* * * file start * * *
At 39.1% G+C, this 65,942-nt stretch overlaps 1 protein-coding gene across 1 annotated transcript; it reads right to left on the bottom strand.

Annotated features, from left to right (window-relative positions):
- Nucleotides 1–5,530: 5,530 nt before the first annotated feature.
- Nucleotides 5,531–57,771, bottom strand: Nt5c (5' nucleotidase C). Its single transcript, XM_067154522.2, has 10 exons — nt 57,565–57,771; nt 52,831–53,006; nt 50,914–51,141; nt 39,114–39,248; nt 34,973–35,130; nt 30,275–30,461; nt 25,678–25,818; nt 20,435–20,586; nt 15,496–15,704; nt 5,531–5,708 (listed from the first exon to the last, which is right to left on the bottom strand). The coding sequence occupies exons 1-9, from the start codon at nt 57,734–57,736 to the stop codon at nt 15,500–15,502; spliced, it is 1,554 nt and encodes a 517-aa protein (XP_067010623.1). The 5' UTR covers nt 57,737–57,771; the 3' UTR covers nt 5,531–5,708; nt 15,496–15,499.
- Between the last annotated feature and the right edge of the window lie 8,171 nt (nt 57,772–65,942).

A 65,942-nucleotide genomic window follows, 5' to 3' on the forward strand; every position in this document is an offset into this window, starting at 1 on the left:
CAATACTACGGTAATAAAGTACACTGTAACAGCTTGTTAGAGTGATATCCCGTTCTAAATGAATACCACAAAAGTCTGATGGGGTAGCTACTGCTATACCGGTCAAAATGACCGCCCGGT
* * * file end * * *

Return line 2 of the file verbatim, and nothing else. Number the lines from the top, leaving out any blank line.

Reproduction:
Annotated features, from left to right (window-relative positions):